At one point in Nancy Schwartzman’s “Roll Red Roll,” Steubenville detective J.P. Rigaud can be heard outlining the complicated legal case that would be brought against two teens by a Jane Doe, accusing them of raping her, though having been inebriated, she only learned the sexual assault when a friend showed her a picture that had been passed around online. The accused weren’t confessing their guilt to the cops, yet through allusions made on their social media feeds and those of their friends on the high school football team Big Red, there was little doubt a crime had been committed. Still, even with a timeline clearly established by Facebook posts and text messages that sounded an awful lot like virtual confessions by those involved, it would be difficult to make a case that would hold up in the real world since physical evidence was hard to come by.
As much as a challenge as the prosecution would face in bringing the case to trial, you slowly being to realize in “Roll Red Roll” what Schwartzman was up against in doing justice to what happened in Steubenville, which became a flashpoint for awareness around the cultural conditioning of young men to think rape is acceptable, commonly referred to as “rape culture.” In a case that’s been so thoroughly digested by the national media and where no one but the authorities was likely ever going to talk to the filmmaker, including the Jane Doe, whose identity obviously needs to be protected, Schwartzman impresses with how she’s able to exploit what could’ve been a weakness into a great strength, allowing audiences to become acquainted with the central players where they are likely their most honest — in the virtual realm, where there’s a feeling that no one’s watching.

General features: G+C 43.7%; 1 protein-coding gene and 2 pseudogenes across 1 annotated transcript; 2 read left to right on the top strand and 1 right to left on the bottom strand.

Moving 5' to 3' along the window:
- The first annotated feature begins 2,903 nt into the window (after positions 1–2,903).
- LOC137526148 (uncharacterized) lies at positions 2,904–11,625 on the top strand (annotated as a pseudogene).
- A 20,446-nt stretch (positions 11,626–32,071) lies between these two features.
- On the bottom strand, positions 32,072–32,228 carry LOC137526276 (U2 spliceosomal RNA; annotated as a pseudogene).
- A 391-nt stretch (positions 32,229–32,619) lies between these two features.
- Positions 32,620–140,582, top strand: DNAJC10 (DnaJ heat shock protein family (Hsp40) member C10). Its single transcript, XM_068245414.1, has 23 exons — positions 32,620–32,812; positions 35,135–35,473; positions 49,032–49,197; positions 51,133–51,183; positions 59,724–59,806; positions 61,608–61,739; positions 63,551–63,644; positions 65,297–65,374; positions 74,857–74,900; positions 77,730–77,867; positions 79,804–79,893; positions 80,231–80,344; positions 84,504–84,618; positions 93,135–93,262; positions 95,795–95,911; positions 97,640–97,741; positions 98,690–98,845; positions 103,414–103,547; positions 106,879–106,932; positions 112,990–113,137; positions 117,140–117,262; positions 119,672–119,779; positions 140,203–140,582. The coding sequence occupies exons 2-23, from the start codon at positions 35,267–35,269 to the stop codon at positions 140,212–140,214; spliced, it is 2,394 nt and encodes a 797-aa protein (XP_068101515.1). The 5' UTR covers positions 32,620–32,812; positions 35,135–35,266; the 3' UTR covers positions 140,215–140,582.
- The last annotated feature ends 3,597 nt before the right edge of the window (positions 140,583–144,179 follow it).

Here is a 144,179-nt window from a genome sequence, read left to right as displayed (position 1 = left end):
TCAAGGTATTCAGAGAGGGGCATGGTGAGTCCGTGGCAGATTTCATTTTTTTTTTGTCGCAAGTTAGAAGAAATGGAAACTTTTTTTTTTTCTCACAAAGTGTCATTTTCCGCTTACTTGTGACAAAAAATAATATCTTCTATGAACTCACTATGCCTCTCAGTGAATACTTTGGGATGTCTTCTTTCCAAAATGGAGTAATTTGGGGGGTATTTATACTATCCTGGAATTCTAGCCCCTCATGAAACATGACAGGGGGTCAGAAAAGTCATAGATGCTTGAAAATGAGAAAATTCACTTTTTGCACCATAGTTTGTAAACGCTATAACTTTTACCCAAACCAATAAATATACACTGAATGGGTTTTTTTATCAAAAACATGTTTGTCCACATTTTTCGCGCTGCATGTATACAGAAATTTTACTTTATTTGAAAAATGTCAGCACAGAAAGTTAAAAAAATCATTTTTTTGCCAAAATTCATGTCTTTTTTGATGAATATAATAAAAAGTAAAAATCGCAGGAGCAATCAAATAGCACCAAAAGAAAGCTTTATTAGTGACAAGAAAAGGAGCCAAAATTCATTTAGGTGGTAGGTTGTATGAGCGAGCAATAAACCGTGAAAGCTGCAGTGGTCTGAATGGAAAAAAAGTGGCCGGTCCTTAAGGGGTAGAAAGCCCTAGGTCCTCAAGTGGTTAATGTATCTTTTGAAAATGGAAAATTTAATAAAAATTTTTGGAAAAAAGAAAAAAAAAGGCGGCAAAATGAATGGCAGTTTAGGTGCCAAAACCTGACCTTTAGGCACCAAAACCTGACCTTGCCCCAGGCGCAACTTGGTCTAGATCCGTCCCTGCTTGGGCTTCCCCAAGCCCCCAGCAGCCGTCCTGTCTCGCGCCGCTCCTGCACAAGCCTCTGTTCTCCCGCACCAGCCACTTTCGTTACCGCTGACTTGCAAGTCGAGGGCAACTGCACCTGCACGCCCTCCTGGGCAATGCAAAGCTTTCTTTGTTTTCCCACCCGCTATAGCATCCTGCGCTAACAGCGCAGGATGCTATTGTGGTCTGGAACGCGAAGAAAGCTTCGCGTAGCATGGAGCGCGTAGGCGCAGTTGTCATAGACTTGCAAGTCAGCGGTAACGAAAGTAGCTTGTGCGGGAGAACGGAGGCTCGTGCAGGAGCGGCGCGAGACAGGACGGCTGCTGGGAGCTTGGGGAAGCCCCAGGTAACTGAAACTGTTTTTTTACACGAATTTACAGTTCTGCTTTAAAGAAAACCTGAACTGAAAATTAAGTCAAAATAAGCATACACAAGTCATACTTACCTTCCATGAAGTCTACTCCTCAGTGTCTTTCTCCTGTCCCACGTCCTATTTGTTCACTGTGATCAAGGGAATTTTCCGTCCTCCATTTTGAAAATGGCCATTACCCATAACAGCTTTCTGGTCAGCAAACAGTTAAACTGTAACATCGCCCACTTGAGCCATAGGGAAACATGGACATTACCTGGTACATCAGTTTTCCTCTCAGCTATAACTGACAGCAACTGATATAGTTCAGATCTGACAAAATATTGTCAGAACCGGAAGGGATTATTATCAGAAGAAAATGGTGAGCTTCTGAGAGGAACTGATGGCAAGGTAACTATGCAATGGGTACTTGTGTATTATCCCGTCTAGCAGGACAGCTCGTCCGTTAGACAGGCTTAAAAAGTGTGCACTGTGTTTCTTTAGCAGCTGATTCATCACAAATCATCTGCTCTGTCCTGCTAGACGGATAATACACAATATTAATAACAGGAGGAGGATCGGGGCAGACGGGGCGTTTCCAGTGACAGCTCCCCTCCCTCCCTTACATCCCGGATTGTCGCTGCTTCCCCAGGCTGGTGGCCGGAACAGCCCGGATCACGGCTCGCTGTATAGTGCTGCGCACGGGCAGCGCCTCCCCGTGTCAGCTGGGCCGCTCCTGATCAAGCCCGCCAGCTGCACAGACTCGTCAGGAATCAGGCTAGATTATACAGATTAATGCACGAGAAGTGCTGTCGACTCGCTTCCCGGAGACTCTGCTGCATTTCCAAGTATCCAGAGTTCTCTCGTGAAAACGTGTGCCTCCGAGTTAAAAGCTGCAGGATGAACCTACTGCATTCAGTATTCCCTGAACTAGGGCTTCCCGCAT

Alongside clips from interrogations that occurred during a more formal police investigation conducted by Rigaud in the immediate aftermath of the evening, Schwartzman follows the amateur sleuthing of Alexandria Goddard, a Steubenville-born true crime blogger who took the initiative to sift through Facebook and Twitter feeds of the football team’s roster from her desk in Columbus, to find a mountain of evidence hiding in plain sight. Her instinct to even look was born out of knowing the strong pigskin tradition in Steubenville has long let anyone who could make its variety squad act with impunity, and there’s a poetry to how Schwartzman and editors Erin Casper, Mitch Jacobson and Christopher White create layers of experience covering the same time, drawing a parallel immediately at the start of the film between the quiet streets of Steubenville and the audio from the night of the crime taken from a video passed around online, where someone can be heard cackling, “She’s so raped right now,” jokingly wondering if the girl in their midst is dead, and the correspondence between the physical world and online realm only becomes more sophisticated from there.
While Schwartzman’s interaction with the community appears to be limited, “Roll Red Roll” still does an extraordinary job of establishing a sense of place, both in terms of the specific cultural context for the complex public reaction that informs how the case proceeds in Steubenville and the larger issues of gender disparity that the case crystallizes that covers multiple generations. Some of the most telling comments in the film come from Vinnie Fristick, who played for Big Red four decades prior and wonders why Steubenville is getting singled out for scrutiny when such crimes likely happen everywhere, a question that is as provocative as it is horrifying in furthering the notion that if a horrific act become commonplace it should be accepted. It’s telling that Schwartzman never needs to punctuate how male bias is an inherent start for any conversation during the police investigation, whether it’s the crude language used on both ends of an interrogation that speaks volumes in how something’s said rather than what’s being said or how often people hold Jane Doe responsible for putting herself in a precarious situation rather than the young men whose defense essentially is that they were helpless against their own instincts.
Despite its clear capacity to infuriate, the even-tempered approach of “Roll Red Roll” manages to dynamically present the Steubenville case in such a way that both those familiar with it from national news and locals will find something new to consider and in seamlessly weaving together competing perspectives to give a clear picture of a situation in which there will never be complete agreement, the film finds where there are no easy answers, it can be just as powerful and takes as much courage to simply raise questions.